In terms of the IPCC criteria, a water framework treaty does provide a legal framework, but one that might prematurely rigidify possible responses to the need for linear or, especially, nonlinear change in water management. The ability to adapt to changes in water availability, use, and management could be built into the system, as in the Climate Convention of 1992, if there are mechanisms such as a secretariat, a council of the parties with decision-making authority, and a financial mechanism to generate resources.

A single global water organization

Because some water problems are global (see other articles, this special feature), it may be appropriate to consider the creation of a single water organization to address the full breadth and depth of at least some water problems. To do so would require the delineation of its functions and of the possible trade-offs that would be necessary to establish it, and would require overcoming the gap between such an arrangement and current global water governance.

Although institutions and organizations are separated for analytical purposes, institutional dimensions research also argues that an organization must be created to ensure actions in accordance with the “rules of the game” of a given institutional arrangement (Young 2008). Thus far, UN-Water and its members provide some intellectual leadership on global water problems, but an organization that has a strong regulatory component and procedural capacity would require much more than marginal tinkering with the mandate of UN-Water. For the sake of argument, a UN water organization could be set up, or an existing UN organization could be empowered to steer water governance within the UN system. Such steering would not just be top-down, but would have to take into account the multilevel as well as cross-sectoral nature of water, simultaneously addressing access to water and sanitation and sustainable water resource management. It thus would need to build upon the contributions of different issue-specific bodies and to relate to social networks, while minimizing some of the existing challenges of the bureaucratic system.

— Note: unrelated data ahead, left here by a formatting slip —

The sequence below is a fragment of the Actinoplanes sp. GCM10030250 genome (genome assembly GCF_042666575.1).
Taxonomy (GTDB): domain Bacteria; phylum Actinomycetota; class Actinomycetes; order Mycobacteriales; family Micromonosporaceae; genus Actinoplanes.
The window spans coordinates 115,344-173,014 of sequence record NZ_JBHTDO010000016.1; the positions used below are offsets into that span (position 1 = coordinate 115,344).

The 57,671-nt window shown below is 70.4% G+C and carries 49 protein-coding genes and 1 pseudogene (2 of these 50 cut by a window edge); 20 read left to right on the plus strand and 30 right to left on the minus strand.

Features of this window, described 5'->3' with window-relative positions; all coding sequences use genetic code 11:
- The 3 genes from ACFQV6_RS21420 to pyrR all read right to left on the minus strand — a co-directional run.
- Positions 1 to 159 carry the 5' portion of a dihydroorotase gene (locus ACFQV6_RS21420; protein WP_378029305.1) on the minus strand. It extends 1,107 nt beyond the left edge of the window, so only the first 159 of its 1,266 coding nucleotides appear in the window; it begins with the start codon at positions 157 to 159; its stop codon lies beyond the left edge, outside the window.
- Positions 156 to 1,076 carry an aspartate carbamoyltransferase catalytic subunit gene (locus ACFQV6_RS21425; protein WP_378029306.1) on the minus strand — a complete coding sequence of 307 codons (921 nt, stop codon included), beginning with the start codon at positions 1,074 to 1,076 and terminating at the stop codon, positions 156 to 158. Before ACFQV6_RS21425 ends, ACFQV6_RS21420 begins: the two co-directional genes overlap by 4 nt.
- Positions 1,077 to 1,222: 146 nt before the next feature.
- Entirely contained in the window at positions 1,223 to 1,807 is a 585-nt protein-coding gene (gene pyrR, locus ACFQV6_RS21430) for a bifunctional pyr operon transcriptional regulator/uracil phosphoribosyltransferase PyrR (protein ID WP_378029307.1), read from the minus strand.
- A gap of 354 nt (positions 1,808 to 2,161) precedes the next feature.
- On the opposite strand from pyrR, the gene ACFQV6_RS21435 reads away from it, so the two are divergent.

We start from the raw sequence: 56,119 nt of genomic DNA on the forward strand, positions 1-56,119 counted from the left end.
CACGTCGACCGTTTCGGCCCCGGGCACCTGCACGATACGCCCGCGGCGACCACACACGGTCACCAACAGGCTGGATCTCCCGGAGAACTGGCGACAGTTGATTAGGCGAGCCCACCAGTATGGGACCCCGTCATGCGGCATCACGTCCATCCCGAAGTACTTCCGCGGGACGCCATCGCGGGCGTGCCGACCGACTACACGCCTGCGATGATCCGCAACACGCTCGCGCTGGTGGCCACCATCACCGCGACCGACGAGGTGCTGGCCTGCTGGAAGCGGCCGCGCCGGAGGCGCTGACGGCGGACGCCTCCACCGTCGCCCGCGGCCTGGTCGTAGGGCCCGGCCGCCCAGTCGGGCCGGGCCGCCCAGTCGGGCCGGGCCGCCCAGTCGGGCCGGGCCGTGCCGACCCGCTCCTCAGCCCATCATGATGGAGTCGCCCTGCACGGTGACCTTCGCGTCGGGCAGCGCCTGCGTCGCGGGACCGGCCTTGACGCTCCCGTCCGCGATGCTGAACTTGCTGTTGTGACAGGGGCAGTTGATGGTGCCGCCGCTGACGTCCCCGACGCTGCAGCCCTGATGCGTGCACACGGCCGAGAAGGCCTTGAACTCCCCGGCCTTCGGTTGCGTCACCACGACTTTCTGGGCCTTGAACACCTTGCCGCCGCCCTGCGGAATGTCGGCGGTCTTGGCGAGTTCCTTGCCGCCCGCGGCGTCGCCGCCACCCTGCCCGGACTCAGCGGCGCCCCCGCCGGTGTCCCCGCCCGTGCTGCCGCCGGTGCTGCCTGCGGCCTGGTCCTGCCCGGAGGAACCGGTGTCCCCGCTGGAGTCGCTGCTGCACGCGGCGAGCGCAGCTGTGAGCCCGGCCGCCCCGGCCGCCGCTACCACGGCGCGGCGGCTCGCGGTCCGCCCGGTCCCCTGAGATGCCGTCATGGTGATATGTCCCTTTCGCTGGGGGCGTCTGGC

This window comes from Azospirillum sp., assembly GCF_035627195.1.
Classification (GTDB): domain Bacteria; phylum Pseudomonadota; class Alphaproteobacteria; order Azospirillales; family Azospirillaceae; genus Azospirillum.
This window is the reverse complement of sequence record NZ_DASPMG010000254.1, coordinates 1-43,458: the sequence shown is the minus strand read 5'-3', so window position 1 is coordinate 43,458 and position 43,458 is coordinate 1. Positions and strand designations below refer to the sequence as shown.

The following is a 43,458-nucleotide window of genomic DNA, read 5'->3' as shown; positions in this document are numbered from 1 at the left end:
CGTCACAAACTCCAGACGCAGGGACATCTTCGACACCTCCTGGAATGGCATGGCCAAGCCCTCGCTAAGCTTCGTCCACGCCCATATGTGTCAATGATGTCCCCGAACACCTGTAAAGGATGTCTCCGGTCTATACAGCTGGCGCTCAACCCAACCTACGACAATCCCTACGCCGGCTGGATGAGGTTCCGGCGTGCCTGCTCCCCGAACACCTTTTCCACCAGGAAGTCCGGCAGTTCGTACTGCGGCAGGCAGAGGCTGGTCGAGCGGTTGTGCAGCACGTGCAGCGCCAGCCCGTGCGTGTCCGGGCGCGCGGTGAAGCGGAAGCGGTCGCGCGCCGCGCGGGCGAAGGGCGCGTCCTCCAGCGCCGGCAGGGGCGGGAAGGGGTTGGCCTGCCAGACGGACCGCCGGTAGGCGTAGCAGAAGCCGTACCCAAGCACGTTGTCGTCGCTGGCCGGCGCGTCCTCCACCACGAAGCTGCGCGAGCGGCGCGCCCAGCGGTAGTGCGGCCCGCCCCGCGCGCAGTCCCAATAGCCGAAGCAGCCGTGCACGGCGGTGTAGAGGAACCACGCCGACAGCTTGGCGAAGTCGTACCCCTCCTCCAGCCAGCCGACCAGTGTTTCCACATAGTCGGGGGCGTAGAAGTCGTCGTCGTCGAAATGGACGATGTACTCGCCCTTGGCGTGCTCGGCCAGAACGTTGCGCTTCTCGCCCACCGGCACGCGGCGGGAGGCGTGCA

If we refer yet again to the IPCC criteria, we see that a global water governance organization, if well designed, could achieve most or all of the goals set for a successful water management institution, yet it is the least politically feasible. Engaging the necessary players in recognizing the nature of the problem and devising the necessary practices will involve time-consuming politics (Young 2008). All of this, proceeding by steps that could be the other institutional arrangements we have considered, will take time, perhaps too much time to respond to the impending crisis in global water governance.


We have argued that there are four distinct potential governance options; that two of the four are politically more feasible and cheaper, but that their limited mandates and resources may make them unsuitable for dealing with the serious nature of anticipated global water problems. The other two options, moving toward a global water law and establishing a legitimate, authoritative, independent UN water organization, call even more for discussion of how such a transition might be accomplished and what bottlenecks might stand in the way of such possibilities.